With the growth of e-commerce and affiliate marketing, finding information on products no longer poses the same challenge, rather the challenge becomes about trusting the information that is found. In the same way that the fake news phenomenon has made readers more suspicious of the news they consume, marketing dollar funded reviews and promotion methods have made users sceptical about where they buy and the information they use to make the purchase. This is one reason why user reviews are such a powerful force in getting consumers to click the buy button . Consumers are also increasingly looking to Youtube to find user reviews of products of interest to virtually “try before they buy”. Travel is a category where views of videos showcasing consumer experiences have grown by 600%.

Some Considerations in the Online Search Era:

  • Product information trust: can I trust the information I’m seeing about products online?
  • Transactional trust: will I be getting scammed, can I trust the seller/retailer?
  • Delivery time: can I get this thing faster/more conveniently than brick and mortar, or the next online retailer

Product Search Next: Amazon, Commerce Search Consolidation and the Personalized Long-tail

Generally speaking, broader search on a product category, such as “how to choose___” or even “Best ___” is an upper-funnel activity establishing the initial consideration set, and often validated by looking at in-depth product reviews by merchants, trusted publishers or other users.

The majority of online publishers who review products are not the seller of record but instead rely on driving transactions elsewhere through affiliate marketing. The vast majority of those transactions occur through Amazon, who in turn, provide those publishers with affiliate revenue usually in the range of 5 to 10 percent of the value of the gross sale. Amazon currently serves lower funnel searches fairly well (particularly with user reviews) and the consumer behaviour of searching Amazon first is already present, as 49% of consumers already start their product searches directly on their platform. It stands to reason that Amazon, already owning product-level information and user reviews, will push up the funnel and bring some of these profits in house, targeting more broad based product and category searches through in house content production, including “best” product by category and product category explainer and “how to use” level. In effect, product search will continue to become “bundled” within Amazon, and it will become the default search destination for consumers at all stages of the purchase decision-making process.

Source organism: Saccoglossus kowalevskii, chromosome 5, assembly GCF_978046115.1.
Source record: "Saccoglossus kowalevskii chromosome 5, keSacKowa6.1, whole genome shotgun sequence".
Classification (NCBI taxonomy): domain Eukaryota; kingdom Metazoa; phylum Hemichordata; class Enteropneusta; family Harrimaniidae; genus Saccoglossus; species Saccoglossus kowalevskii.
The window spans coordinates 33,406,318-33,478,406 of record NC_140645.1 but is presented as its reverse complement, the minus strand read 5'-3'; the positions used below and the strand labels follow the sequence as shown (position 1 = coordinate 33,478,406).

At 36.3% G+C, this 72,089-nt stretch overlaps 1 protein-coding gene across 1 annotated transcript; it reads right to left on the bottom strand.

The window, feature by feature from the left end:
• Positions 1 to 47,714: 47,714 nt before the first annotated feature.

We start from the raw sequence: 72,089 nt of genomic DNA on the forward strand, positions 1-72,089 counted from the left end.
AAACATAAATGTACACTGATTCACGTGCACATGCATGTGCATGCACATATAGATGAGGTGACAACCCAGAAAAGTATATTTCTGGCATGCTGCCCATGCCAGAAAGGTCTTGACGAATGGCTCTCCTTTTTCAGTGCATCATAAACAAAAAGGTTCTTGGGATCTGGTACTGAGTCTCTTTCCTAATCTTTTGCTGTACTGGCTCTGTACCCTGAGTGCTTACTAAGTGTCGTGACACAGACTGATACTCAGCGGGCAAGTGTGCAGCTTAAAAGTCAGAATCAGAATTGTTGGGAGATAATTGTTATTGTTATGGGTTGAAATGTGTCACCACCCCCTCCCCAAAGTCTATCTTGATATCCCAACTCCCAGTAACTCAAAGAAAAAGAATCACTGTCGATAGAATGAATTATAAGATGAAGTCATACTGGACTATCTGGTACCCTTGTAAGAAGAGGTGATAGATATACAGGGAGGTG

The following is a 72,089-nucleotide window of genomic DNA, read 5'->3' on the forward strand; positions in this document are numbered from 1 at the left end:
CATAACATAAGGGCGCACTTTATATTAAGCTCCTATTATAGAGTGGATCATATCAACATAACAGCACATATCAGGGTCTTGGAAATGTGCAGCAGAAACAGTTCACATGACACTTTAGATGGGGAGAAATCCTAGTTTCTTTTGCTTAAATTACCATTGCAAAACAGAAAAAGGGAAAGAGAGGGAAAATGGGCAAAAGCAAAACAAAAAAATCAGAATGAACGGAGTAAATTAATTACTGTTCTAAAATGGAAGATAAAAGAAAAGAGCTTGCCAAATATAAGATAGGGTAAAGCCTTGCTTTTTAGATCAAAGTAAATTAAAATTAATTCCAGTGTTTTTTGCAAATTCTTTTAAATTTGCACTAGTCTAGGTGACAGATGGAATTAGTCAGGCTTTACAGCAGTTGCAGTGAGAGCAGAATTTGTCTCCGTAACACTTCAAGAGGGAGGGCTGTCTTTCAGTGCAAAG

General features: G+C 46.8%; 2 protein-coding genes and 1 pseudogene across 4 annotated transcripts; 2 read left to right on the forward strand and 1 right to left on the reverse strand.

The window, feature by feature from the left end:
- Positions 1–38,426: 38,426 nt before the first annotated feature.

At the same time, consumer product searches are always changing, and the once-contentious internet-era trade off between user data and personalization is morphing into the expectation of personalization everywhere. According to Google, mobile searches of “Best __for me” have grown by 60% in the past two years. Here, Amazon’s trove of data on search and purchase history, as well as it’s increased capacity to gather consumer information from voice platforms like Alexa, can help power some of these results. Clearly, there is a greater incentive for Amazon to gather consumer data outside of their current purview, including demographic, psychographic and social network data.

How to Avoid Being an E-Business Caveman…

What this means for your business depends on your business, but first and foremost, bad products can’t hide behind behind good brands and hope for sustained success in the future, which could have a bearing on budget tradeoffs between product development and marketing. Speaking of marketing, understanding how users are searching for your products online (and how that search is evolving) is critical for targeting, messaging and product development. In the age of product data transparency, it is important to know the product features that matter most to consumers and to focus your marketing efforts on extolling those product virtues. Finally, the segments your consumers are identifying with continue to fragment, and their expectations of how products fit in to their lives are increasing. There has never been a more important time to understand your consumers through research, data and insights, it will inform both your marketing and product development efforts, and ensure that your business has evolved while competitors may continue to hunt for scraps outside the cave.